[Tensorflow 101] What does it mean to reduce axis?

i.e. reduce_sum, reduce_max, reduce_mean, etc.

In Tensorflow code, you may have seen “reduce_*” many times. When I first used tf.reduce_sum, I thought, if it’s a sum, just say sum! Why do you have to put the prefix “reduce_” in front of every command?

Soon I realized it was because every time you do a sum, max, mean, etc., it inherently reduces the dimension of the tensor. For example, if you have 5 different numbers [1,2,3,4,5] and if you sum them, you get a single number, 15.

Let’s look at some real life example in the tensorflow repository.

def _scale_l2(x, norm_length):
alpha = tf.reduce_max(tf.abs(x), (1, 2), keep_dims=True) + 1e-12
l2_norm = alpha * tf.sqrt(
tf.reduce_sum(tf.pow(x / alpha, 2), (1, 2), keep_dims=True) + 1e-6)
x_unit = x / l2_norm
return norm_length * x_unit

It took sometime for me to be able to quickly visualize which dimensions are getting reduced and see how dimensions in reduce_max, reduce_sum exactly behave. I decided to write this post because many people are actually suffering from juggling dimensions/axes but the tensorflow tutorial assumes you are already familiar with this way of thinking. Having a good command of tensor shape/dimensions/indexing will save you a lot of debugging later.

So, what does (1,2) mean in the above lines?

To understand how Tensorflow treats dimensions, first read my blog Numpy Sum Axis Intuition because axes in numpy, tensorflow, pytorch all behave in the same way.

TLDR: The way to understand the “axis” of numpy/Tensorflow is: it collapses the specified axis.

In deep learning models, the shape of the tensor is usually (batch_size, time_steps, dimensions).

Let’s say we have a (3,2,5) dimension tensor.

# Let's initialize the tensor.
In [3]: x = tf.constant([[[1,2,3,4,5], [4,5,6,7,8]],
[[2,4,6,8,10],[3,6,9,12,15]],
[[8,8,8,8,8], [9,9,9,9,9]]])
In [9]: sess = tf.InteractiveSession()
# Let's see how it looks.
In [10]: x.eval()
Out[10]:
array([[[ 1, 2, 3, 4, 5],
[ 4, 5, 6, 7, 8]],
[[ 2, 4, 6, 8, 10],
[ 3, 6, 9, 12, 15]],
[[ 8, 8, 8, 8, 8],
[ 9, 9, 9, 9, 9]]], dtype=int32)

[Warm up Q.] What would be the output of tf.reduce_max(x, 0)?

(First write it down on a paper, then see the result by running the command.)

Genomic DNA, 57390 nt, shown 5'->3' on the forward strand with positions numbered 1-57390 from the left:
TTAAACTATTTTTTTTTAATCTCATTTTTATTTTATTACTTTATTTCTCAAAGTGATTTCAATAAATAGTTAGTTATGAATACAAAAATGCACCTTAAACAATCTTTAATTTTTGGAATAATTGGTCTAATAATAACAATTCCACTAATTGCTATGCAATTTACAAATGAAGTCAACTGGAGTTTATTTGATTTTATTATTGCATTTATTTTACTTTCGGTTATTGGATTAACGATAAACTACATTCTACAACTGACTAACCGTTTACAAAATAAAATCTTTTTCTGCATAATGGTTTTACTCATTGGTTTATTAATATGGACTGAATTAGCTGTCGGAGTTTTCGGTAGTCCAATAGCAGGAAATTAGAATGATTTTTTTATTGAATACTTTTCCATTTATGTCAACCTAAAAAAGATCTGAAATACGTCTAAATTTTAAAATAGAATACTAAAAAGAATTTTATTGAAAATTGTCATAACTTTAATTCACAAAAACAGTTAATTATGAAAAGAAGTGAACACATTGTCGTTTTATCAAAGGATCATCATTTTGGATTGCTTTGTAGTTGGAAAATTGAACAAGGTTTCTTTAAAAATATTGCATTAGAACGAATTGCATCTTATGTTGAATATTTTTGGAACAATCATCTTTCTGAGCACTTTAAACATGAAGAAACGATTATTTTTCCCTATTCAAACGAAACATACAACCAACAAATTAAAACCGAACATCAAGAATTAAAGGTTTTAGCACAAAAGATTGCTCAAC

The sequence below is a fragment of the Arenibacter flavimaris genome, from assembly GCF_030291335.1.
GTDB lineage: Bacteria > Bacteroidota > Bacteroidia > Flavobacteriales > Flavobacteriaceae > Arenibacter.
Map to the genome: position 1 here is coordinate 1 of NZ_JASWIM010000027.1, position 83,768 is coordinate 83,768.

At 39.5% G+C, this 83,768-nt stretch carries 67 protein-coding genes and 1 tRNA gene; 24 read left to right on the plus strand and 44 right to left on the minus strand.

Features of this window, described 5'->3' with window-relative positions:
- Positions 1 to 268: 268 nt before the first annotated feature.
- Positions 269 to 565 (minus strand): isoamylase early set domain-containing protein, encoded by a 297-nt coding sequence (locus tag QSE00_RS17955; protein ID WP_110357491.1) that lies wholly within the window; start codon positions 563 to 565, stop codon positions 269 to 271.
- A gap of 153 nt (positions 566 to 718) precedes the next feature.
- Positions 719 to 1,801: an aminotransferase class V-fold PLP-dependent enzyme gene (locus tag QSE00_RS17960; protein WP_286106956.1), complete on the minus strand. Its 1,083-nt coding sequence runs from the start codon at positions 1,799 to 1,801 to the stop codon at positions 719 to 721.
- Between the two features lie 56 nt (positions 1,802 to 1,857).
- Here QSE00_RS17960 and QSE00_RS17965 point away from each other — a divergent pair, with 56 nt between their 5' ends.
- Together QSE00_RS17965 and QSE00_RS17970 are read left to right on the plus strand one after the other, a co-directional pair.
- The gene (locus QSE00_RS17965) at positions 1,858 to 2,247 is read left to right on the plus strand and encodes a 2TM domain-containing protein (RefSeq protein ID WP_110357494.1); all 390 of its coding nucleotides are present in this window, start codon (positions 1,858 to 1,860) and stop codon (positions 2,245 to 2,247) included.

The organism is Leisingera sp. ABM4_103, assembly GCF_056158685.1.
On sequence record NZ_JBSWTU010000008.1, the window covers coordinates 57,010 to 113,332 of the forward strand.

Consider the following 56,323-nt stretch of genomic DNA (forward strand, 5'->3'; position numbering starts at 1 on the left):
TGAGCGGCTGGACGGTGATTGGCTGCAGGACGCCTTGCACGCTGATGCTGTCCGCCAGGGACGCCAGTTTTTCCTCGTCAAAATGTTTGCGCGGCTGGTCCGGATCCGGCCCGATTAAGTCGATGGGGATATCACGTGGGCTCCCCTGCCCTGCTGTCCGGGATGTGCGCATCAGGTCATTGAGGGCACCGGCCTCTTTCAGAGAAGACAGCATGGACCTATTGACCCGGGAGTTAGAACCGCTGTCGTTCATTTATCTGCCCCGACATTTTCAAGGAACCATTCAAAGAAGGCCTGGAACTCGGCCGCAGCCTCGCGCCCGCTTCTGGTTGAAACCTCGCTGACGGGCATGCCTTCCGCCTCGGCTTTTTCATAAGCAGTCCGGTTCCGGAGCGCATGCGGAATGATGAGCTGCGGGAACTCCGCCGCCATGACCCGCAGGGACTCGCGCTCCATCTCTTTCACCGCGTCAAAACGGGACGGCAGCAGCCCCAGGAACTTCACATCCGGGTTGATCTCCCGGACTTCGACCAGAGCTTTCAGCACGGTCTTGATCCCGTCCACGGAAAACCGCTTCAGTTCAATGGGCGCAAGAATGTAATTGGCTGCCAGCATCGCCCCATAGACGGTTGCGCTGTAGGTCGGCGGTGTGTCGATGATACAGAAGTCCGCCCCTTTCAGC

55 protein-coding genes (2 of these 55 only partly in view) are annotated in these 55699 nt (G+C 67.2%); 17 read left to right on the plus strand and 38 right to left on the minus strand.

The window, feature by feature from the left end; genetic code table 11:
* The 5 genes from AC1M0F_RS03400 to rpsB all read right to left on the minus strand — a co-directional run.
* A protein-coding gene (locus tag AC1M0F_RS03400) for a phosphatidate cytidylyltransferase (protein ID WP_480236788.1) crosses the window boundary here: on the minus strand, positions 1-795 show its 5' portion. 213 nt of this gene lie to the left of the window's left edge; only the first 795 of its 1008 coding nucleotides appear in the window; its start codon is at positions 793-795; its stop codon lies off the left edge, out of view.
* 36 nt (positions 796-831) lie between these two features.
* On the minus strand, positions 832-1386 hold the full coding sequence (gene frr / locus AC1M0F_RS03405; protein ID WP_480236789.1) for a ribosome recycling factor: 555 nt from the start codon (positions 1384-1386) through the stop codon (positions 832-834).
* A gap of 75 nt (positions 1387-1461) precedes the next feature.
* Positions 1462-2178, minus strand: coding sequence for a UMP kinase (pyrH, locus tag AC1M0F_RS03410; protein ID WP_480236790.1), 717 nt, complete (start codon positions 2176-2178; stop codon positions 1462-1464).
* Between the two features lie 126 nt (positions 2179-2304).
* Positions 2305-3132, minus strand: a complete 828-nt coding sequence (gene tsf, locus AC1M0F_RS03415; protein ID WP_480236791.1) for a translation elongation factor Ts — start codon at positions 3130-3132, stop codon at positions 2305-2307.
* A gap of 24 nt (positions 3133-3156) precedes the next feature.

tf.reduce_max(x, 0) kills the 0-th dimension. So ‘3’ in (3,2,5) will be gone.

In [11]: tf.reduce_max(x,0)
Out[11]: <tf.Tensor 'Max:0' shape=(2, 5) dtype=int32>
In [12]: tf.reduce_max(x,0).eval()
Out[12]:
array([[ 8, 8, 8, 8, 10],
[ 9, 9, 9, 12, 15]], dtype=int32)

Same goes for the 1st dimension. Now tf.reduce_max(x,1) makes the 1st dimension (2) pop up. The dimension becomes (3,5).

In [14]: tf.reduce_max(x,1)
Out[14]: <tf.Tensor 'Max_3:0' shape=(3, 5) dtype=int32>
In [15]: tf.reduce_max(x,1).eval()
Out[15]:
array([[ 4, 5, 6, 7, 8],
[ 3, 6, 9, 12, 15],
[ 9, 9, 9, 9, 9]], dtype=int32)

In real life, you will probably see tuple dimensions like (1,2) instead of just a single dimension. For example, tf.reduce_max(x,(1,2)) means you want to get the max for each batch (batch size is usually dimension 0). Again, the same rule goes here. We collapse dimension (1,2).

In [16]: tf.reduce_max(x,(1,2)).eval()
Out[16]: array([ 8, 15, 9], dtype=int32)
In [17]: tf.reduce_max(x,(1,2))
Out[17]: <tf.Tensor 'Max_11:0' shape=(3,) dtype=int32>

But this destroyed the original shape of the tensor. Let’s use keepdims=True.

In [22]: tf.reduce_max(x,(1,2), keepdims=True).eval()
Out[22]:
array([[[ 8]],
[[15]], [[ 9]]], dtype=int32)In [23]: tf.reduce_max(x,(1,2), keepdims=True)
Out[23]: <tf.Tensor 'Max_10:0' shape=(3, 1, 1) dtype=int32>

It maintains our batch shape!

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I’m an Engineering Manager at Scale AI and this is my notepad for Applied Math / CS / Deep Learning topics. Follow me on Twitter for more!

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